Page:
Steps for incorporation of a company

  • Promotion
  • Incorporation
  • Capital Subscription
  • Commencement of Business

  1. Promotion 

The first step in the incorporation of a company is promotion. Promoters are those persons who initially conceive the idea of setting up a company. They have a vital role to play since they have to weigh the idea and have to take the necessary steps to realize the idea and to give a practical connotation to the business plan – Such as feasibility of the business idea, setting up the business facility and company registration.

  1. Incorporation

In the next step, the following documents are needed. 

  • Memorandum of Association (e-MOA)
  • Articles of Association (e-AOA)
  • Directors Consent Form (Form DIR – 2)
  • Affidavit and declaration by the first subscribers and directors of the company (Form INC – 9)
  • Company registration forms (SPICe-32)
  • Payment of incorporation fees

When the above-mentioned documents are ready, the promoters submit the documents along with the application for incorporation with the Registrar of Companies (ROC) in the State where the registered office of the company would be situated. After all, the documents are examined by the ROC, and it is checked that all the statutory requirements for the formation of the company have been met, once the Registrar is satisfied with the compliance of all the formalities, the Certificate of Incorporation will be issued, signifying the birth of the company. A CIN (Corporate Identity Number) will be allotted to the company.

The Certificate of Incorporation is the legal proof and evidence of the birth of the company. The company can validate contracts and agreements to carry forward its business activities. Once the Certificate of Incorporation is received, a private limited company can start its business. Still, a public limited company has to go through the process of capital raising before commencing business.


  1. Capital Subscription

The third stage requires a public company to raise funds from the public for the capital of the company. A public company raises capital funds by issuing shares and debentures of the company to the public. For raising capital, the following steps need to be taken. 

  • According to the guidelines issued by SEBI(Securities and Exchange Board of India), a public company has to disclose certain information before SEBI to ensure a certain level of investor security before it can raise funds from the public.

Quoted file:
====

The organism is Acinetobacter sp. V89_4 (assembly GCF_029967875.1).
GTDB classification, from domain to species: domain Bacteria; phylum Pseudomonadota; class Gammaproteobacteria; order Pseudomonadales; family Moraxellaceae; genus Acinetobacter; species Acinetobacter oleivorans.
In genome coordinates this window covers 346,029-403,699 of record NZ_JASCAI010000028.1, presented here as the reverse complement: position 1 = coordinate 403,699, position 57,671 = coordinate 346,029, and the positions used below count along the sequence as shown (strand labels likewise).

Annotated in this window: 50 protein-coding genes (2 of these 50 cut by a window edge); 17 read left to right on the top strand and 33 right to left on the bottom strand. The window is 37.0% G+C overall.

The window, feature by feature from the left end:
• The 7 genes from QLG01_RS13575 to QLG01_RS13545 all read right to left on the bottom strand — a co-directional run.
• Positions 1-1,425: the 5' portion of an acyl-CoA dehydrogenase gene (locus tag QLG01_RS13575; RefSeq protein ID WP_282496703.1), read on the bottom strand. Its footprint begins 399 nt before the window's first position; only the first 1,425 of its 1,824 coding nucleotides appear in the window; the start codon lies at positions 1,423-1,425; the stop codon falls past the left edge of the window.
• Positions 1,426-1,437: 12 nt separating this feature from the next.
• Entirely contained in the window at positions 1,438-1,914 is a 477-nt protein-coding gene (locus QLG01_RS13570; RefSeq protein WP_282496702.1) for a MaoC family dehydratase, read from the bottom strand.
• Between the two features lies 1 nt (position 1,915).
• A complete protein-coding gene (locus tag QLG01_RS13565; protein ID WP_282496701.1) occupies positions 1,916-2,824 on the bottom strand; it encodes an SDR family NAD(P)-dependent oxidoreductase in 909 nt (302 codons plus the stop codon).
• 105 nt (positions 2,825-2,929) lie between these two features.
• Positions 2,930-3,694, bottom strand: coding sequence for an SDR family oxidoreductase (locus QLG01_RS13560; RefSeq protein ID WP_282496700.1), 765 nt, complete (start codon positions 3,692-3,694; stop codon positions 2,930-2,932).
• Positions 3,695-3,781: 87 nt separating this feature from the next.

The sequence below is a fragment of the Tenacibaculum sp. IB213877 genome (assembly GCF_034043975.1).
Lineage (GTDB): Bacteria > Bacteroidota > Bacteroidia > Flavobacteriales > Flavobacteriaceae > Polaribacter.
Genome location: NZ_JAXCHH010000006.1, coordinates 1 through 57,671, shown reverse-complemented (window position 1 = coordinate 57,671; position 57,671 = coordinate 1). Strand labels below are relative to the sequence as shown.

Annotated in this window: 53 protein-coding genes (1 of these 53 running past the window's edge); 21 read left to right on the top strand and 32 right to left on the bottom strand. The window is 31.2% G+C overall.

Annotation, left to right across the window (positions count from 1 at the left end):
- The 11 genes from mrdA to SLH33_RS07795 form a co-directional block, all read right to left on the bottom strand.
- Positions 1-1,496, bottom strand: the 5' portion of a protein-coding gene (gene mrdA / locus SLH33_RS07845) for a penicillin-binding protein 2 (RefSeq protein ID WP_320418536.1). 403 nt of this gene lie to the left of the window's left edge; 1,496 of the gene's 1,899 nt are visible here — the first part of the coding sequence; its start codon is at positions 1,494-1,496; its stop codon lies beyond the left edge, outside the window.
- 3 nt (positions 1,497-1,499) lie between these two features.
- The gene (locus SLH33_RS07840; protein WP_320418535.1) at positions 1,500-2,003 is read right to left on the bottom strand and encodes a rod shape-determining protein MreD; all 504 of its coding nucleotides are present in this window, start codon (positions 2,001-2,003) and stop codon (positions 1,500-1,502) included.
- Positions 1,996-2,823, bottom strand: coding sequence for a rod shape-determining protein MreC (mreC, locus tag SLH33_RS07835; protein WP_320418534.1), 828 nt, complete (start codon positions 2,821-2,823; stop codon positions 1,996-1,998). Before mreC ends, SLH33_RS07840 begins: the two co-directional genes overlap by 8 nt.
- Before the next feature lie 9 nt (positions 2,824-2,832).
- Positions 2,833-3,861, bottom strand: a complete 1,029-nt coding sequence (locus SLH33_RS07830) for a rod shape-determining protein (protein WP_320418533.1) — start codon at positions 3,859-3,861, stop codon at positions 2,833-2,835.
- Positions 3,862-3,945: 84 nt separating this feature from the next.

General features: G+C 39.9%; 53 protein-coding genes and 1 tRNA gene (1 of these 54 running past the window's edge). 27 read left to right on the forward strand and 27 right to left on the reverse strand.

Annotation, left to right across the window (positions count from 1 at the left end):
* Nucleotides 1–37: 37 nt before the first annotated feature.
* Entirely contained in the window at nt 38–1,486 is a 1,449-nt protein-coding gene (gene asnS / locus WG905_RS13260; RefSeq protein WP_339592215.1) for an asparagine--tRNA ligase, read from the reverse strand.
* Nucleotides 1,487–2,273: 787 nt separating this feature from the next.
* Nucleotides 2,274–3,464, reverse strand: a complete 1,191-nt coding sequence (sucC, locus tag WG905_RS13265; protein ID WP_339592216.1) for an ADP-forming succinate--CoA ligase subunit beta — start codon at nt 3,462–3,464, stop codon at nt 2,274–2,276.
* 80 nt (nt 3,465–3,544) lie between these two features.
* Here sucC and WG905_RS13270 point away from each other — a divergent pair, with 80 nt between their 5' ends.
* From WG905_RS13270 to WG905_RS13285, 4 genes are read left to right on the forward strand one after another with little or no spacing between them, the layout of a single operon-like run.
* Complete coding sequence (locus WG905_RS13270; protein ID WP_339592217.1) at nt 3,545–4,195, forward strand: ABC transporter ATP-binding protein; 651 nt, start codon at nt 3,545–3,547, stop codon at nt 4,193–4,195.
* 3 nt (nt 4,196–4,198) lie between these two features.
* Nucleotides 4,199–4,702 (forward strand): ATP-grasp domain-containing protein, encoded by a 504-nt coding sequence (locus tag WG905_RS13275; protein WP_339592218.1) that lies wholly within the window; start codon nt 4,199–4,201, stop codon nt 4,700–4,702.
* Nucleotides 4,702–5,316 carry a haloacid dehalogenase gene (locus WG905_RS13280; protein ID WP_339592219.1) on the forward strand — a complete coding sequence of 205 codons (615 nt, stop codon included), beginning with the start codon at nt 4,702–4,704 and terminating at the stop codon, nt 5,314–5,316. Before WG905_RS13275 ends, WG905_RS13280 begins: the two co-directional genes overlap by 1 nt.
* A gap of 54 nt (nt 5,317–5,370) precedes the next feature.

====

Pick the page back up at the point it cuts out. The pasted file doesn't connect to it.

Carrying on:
• Filing of prospectus so that the public has a clear picture of the motives, objectives and vision of the company they are going to invest. The prospectus is a kind of advertisement for the company. A copy of the prospectus is also needed to be filed with the RoC at the time of registration.

  • There needs to be a minimum subscription of the issued capital by the public. The Companies Act clears that 90% of the issue needs to be subscribed by the public; otherwise, the share cannot be allotted. This has been done with a clear objective to ensure the company does not have a lack of capital while commencing business.

  • The company must apply to any one of the National Stock Exchanges to list the company's shares and to deal with the company's shares and debentures. Within ten weeks of the closure of the capital subscription list, the stock exchange will have to approve. If the approval is not secured, the allotment becomes void, and the company will have to return the money to the public.

  • The shares are allotted to the applicant once the application money is received. After that, the applicant receives a letter of allotment after successful allotment.

  1.  Commencement of Business 

A private limited company can commence business after getting the Corporate Identification Number. Still, a public company to commence its business must procure a Certificate for Commencement of Business. For that end, a public company needs to apply to the Roc with the following documents. 

  • A declaration regarding the minimum subscription clause has been met.
  • A declaration that all the shares have been properly allotted.
  • A declaration that the excess application money has been returned to the applicants.
  • A declaration that the directors of the company have subscribed to the shares in cash.

Suppose the Registrar of Companies is satisfied that all the documents are genuine. In that case, he will issue the Certificate for Commencement of Business, and the public company can start its business activities.


To sum up things, it can be said that though the corporation of business/company is a lengthy and complex procedure, it is always a better option to incorporate a business. Incorporation has its share of disadvantages also like periodic meetings of directors, filing of documents after a certain time. Still, the advantages are far more noteworthy. That is why in today's world, 80% of the startups are incorporating themselves so that their hard work for years does not get dissolved for some rational reasons.